Sri Lanka’s private sector should invest (their money wisely). A senior government minister said. “The good thing is that we are keeping money in the hands of the private sector with our very low tax regime,” Chief Guest of the 14th Sri Lanka Economic Summit, Senior Minister of International Monetary Co-operation and Deputy Minister of [...]

The Sundaytimes Sri Lanka

Invest (in growth) without buying Lamborghinis : Amunugama


Sri Lanka’s private sector should invest (their money wisely). A senior government minister said.

“The good thing is that we are keeping money in the hands of the private sector with our very low tax regime,” Chief Guest of the 14th Sri Lanka Economic Summit, Senior Minister of International Monetary Co-operation and Deputy Minister of Finance Dr. Sarath Amunugama told Captains of industry at the inauguration this week.

Picture by Mangala Weerasekera shows from left – Hari Selvanathan, Chairman Carson Cumberbatch, Dr.Sarath Amunugama Senior Minister International Monetary Co-operation, Suresh Sha, Chairman Ceylon Chamber of Commerce (CCC), Samanthe Ranatunge, Deputy Chairman CCC and Koshy Mathai, Resident Representative, IMF Sri Lanka at the inauguration.

He added that maybe instead of buying Lamborghinis, they should invest the money in growth of Sri Lanka and be more active, eliciting laughter when he said that this is a very hard thing to say, especially when he had been the Chief Guest at the Lamborghini launch recently.

What’s wrong with China?

He said that Sri Lanka is one of the few countries in the world with free trade agreements with India, China and Pakistan. “If we play our cards right with China and India, we could get the figures that we want,” he said, stressing that Sri Lanka must look at a shift from advanced economies to China and India. “What is wrong with China buying everything we produce? These are different approaches we can consider. When we had the dip in garments, we faced lots of criticism but we would not have been eligible for GSP anyway because we moved to a middle income country status. We still have other options.”

Suresh Shah, Chairman Ceylon Chamber of Commerce said at the welcome address of the chamber-organised summit themed ‘Rebalancing the economy’ that in the last few years, the Sri Lankan economy has been growing at relatively fast pace, substantial investments have been made in infrastructure, tax reforms have been implemented and inflation has remained below double digits. “Then why re-balance because, we are some ways away from the targets that we – as a country – have committed to. And because, to bridge the gaps, we must commit ourselves to serious reforms.”

The most prominent amongst the targets is the rate of growth, he said, adding that the Government’s development plans speak of an 8 per cent – 8.5 per cent rate of growth in the short to medium term. “In 2010 the country achieved the 8 per cent rate for growth and surpassed it in 2011. All Sri Lankans were touched by the benefits of an economy on the move. However, in 2012, growth slowed. Economists called it ‘overheating’ giving the impression that time – to time brakes need to be applied to a fast moving economy, but must we stop an economy on the move? Can we not sustain the pace? Indeed, how do we sustain the pace? In a sense, this is the most pressing economic question we face.”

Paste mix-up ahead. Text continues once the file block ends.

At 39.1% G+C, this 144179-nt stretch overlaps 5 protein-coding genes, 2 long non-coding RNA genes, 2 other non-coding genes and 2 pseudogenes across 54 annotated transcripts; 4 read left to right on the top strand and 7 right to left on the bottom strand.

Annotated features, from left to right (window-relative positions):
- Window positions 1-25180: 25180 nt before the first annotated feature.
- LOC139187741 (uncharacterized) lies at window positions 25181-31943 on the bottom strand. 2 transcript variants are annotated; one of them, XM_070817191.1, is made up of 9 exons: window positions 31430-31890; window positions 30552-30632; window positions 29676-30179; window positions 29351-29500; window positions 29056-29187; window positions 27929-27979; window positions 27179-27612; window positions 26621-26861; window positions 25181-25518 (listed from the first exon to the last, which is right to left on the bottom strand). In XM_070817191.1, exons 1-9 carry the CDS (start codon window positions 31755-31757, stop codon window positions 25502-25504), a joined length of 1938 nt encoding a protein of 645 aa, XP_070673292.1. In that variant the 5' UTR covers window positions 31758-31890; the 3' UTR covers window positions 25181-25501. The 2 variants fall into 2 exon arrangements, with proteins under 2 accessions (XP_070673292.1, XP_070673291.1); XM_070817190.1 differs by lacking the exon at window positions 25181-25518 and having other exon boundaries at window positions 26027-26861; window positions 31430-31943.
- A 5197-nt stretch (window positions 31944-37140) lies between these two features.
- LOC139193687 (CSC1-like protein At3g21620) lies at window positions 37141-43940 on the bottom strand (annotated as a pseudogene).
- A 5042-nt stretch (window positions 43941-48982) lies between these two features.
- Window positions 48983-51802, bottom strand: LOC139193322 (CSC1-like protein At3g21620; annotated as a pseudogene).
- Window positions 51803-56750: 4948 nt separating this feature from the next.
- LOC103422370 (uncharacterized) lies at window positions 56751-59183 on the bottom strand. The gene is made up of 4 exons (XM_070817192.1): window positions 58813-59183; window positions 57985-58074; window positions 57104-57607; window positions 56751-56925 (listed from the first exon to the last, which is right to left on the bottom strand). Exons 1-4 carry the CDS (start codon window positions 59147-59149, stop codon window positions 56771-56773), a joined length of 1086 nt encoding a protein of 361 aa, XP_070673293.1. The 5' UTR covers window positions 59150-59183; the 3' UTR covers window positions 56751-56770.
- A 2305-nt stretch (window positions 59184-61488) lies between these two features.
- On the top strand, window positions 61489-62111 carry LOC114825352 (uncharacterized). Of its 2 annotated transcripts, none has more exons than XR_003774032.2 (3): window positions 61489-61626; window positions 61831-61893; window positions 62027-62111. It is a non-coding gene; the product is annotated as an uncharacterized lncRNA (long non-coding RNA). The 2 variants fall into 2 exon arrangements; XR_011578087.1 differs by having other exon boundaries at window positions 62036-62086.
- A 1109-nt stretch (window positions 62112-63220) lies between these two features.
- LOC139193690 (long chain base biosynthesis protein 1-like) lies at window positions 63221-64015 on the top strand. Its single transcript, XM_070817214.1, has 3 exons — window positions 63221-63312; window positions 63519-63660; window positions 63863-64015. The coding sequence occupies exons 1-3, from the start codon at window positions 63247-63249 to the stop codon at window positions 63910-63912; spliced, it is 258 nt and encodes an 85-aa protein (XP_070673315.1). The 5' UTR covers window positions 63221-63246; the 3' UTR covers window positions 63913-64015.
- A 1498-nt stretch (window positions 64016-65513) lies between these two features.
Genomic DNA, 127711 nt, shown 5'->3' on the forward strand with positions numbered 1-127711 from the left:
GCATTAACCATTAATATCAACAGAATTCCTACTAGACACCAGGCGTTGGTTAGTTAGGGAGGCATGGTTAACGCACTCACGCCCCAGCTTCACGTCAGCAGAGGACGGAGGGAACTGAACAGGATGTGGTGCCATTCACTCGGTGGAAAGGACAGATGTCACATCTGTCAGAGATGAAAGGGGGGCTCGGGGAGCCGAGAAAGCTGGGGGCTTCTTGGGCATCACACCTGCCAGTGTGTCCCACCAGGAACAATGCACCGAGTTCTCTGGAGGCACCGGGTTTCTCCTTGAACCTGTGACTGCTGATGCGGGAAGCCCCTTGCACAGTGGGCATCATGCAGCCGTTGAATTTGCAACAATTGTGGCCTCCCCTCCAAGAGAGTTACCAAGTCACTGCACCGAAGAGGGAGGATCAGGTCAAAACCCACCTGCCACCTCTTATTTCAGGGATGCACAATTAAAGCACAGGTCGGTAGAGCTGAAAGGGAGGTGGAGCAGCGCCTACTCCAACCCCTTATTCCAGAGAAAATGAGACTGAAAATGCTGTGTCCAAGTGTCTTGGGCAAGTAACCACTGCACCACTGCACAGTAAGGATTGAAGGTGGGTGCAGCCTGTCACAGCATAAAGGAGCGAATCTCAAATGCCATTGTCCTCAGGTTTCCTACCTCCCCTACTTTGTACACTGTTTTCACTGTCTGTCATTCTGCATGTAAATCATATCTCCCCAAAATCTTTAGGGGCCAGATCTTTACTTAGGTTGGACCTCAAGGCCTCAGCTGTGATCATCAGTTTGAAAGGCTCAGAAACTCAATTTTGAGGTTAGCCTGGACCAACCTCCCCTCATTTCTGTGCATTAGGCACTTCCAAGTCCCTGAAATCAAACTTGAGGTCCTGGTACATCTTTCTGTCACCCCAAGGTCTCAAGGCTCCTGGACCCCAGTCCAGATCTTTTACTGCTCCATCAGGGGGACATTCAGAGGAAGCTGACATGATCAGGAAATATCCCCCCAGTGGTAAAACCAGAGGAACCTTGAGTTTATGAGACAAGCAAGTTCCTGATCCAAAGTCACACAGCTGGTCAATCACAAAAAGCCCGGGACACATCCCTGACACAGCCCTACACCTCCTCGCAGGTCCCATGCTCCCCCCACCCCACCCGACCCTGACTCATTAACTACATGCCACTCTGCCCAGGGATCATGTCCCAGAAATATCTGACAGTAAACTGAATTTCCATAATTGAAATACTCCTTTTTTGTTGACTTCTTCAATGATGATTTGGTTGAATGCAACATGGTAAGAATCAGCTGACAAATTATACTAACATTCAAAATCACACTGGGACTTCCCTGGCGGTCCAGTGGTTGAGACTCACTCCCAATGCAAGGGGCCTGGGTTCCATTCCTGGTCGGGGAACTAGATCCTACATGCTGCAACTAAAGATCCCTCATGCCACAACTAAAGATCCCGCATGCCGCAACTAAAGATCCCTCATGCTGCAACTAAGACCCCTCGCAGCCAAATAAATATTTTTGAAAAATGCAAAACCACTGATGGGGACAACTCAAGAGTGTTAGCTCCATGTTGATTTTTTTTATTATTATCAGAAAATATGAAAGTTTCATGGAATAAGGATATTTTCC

Export – centric nation

He stressed that Sri Lanka must become an export – centric nation. “We are too small a country to sustain growth by trading amongst ourselves. More importantly, we are an import dependent country; the stronger our growth, the greater the demand for imports, be it for consumption or production.” Further, he added that the government revenue is strongly linked to imports. “Therefore, we cannot afford to curtail imports but we will be forced to – as we were in 2012 – if our balance of payments gets out of sync, building a strong, sustainable, export centric economy will keep our trade balance and hence balance of payments, under control. Diversifying our basket of exports into value added goods and services and broadening our export markets – particularly into Asia – must from a central part of the strategy.”

Mr. Shah said that Sri Lanka FDI investments must reach approximately 35 per cent of GDP for growth to reach 8 per cent plus. As of now, there is a shortfall of approximately 5 per cent of GDP – or US$ 3 billion per annum – which must be sourced from overseas. In terms of global FDI flows this is not a large sum but certainly a quantum leap by Sri Lankan standards.” He said that to attract FDI, Sri Lanka does face some challenges, of which, one is the size of market the other is the less than complimentary press we receive in investor countries. “The former can be addressed via bilateral and where possible, multi-lateral trade agreements. In this context, we urge the Sri Lankan government to fast-track the Comprehensive Economic Partnership Agreement with India, subject of course, to the details to be negotiated.” India has acknowledged the need for an asymmetric agreement in favor of Sri Lanka. Mr. Shah said this must give comfort to local businesses that have genuine concerns of Indian products and services flooding local markets. “A second and again, valid concern is the possibility of the Sri Lankan economy becoming too dependent on India in the event of CEPA, but let’s address this challenge through a portfolio of trade agreements. For instance, could an agreement with ASEAN help balance the scales? Under the circumstances and also to minimise the unpleasant press – we must leverage our foreign policy as a strategic tool in our development process.”

He also stressed on managing expenditure. “Being an emerging economy we must increase investments in essentials such as education, health and in fracture. However, swift increases in revenue are hard to come by and in the short term, prioritising expenditure may deliver the best results. In this context, the productivity of state owned enterprises must be considered.” He said that last year loss making SOE’s made a combined loss of Rs. 191 billion. The recent increase in electricity tariffs which the Chamber accepts as necessary with the proviso that generating costs must be addressed he said will help to reduce these losses significantly. Nevertheless, stronger reforms are necessary to address the SOE’s; at the least, their management must be professionalised. At best, they must be privatized. A realistic solution probably lies somewhere in-between; possibly in listing commercially oriented SOE’s with the government retaining majority control.”